Last Updated: Friday, 22 August 2014, 15:07 GMT

Amnesty International Report 2009 - Georgia

Publisher Amnesty International
Publication Date 28 May 2009
Cite as Amnesty International, Amnesty International Report 2009 - Georgia, 28 May 2009, available at: http://www.refworld.org/docid/4a1fadea31.html [accessed 23 August 2014]
DisclaimerThis is not a UNHCR publication. UNHCR is not responsible for, nor does it necessarily endorse, its content. Any views expressed are solely those of the author or publisher and do not necessarily reflect those of UNHCR, the United Nations or its Member States.

Head of state: Mikheil Saakashvili (replaced Nino Burdzhanadze in January)
Head of government: Grigol Mgaloblishvili (replaced Vladimer "Lado" Gurgenidze in November)
Death penalty: abolitionist for all crimes
Population: 4.4 million
Life expectancy: 70.7 years
Under-5 mortality (m/f): 45/37 per 1,000


Georgian forces did not appear to take necessary measures to protect civilians during armed conflict with Russia in South Ossetia. In the conflict's aftermath, South Ossetian militia groups engaged in the pillaging and arson of several Georgian-majority settlements in South Ossetia. Nearly 200,000 people were displaced, although a majority had returned by the end of the year. There were reports of harassment of opposition activists and media.

Background

On 5 January Mikheil Saakashvili was narrowly re-elected President in pre-term elections resulting from mass protests in November 2007. The results of the inquiry into the violent dispersal of those protests had not been published by the end of 2008. The ruling party, the United National Movement, won parliamentary elections in May. Tensions in the conflict zones in Abkhazia and South Ossetia heightened from April, with increasing reports of bombing and shelling incidents and alleged airspace violations. Large-scale hostilities broke out in South Ossetia on 7 August, resulting in a five-day war between Georgian and Russian forces in which over 600 people, more than half of them civilians, died. Russian forces rapidly pushed Georgian forces out of South Ossetia and further occupied areas of undisputed Georgian territory, referred to as the "buffer zone", until early October. On 26 August the Russian Federation recognized the independence of Abkhazia and South Ossetia; by the end of the year Nicaragua was the only other state to have done so.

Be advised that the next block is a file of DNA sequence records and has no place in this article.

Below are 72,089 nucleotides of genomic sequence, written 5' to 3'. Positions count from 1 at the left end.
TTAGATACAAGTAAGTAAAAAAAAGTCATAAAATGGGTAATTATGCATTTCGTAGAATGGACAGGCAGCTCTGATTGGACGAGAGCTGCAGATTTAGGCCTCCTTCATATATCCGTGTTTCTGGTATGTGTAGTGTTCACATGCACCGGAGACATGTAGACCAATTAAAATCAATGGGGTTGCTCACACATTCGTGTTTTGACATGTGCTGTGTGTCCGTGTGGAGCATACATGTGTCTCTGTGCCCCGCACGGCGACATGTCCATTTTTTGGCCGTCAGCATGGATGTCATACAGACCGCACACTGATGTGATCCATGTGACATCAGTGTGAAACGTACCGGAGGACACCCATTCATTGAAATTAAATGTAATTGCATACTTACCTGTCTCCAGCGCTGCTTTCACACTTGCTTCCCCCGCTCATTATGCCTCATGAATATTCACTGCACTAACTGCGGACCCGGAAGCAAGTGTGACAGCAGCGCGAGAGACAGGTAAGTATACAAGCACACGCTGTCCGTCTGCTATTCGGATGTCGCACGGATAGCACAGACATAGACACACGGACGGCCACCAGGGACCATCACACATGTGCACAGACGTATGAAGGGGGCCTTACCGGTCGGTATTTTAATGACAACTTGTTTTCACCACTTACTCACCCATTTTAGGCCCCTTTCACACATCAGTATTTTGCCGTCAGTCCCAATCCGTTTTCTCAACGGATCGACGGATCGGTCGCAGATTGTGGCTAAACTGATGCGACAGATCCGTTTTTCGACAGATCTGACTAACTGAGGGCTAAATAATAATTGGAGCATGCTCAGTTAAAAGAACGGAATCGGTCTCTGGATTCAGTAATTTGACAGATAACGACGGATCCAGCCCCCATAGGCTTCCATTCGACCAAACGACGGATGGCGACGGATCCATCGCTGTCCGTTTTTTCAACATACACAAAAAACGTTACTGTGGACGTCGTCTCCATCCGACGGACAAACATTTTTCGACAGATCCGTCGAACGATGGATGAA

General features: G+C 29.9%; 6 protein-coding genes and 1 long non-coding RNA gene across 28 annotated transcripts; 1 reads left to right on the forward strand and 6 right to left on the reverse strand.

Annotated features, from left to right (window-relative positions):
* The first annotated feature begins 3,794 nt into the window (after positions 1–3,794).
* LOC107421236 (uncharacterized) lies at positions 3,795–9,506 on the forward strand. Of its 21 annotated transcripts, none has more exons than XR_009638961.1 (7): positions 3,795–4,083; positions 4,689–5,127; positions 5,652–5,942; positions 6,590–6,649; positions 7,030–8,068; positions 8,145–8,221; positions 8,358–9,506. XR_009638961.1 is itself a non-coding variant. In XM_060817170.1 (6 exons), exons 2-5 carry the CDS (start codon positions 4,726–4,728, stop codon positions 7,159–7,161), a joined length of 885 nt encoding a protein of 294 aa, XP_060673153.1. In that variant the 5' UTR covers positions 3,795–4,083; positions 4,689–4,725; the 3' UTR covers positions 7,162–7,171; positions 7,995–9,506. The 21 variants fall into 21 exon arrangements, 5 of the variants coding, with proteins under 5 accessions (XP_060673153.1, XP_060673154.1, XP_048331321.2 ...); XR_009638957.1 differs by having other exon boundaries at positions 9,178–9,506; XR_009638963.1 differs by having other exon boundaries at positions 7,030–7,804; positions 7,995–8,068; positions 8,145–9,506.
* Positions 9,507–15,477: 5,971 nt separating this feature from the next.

In April, NATO decided not to offer membership to Georgia, but in December, agreed to intensify co-operation, using the existing framework of the NATO-Georgia Commission, to review Georgia's progress towards a Membership Action Plan.

Armed conflict

Georgian armed forces did not appear to take appropriate precautionary measures to protect civilians in their assault on the South Ossetian capital Tskhinvali on the night of 7-8 August. Dozens of civilians were killed during the assault, which also caused extensive damage to civilian infrastructure. Much of the damage was caused by GRAD rockets, a weapon known to be difficult to direct accurately and therefore not suitable for use in densely populated civilian areas. The Georgian government later admitted the use of cluster munitions against military targets. As a result of their high dud rate, cluster munitions continue to indiscriminately injure and maim after a conflict has ended.

In September, the Georgian Parliament established a commission to investigate all aspects of the war; the Office of the Prosecutor also launched an investigation into the conduct of hostilities by all sides.

Abuses by armed groups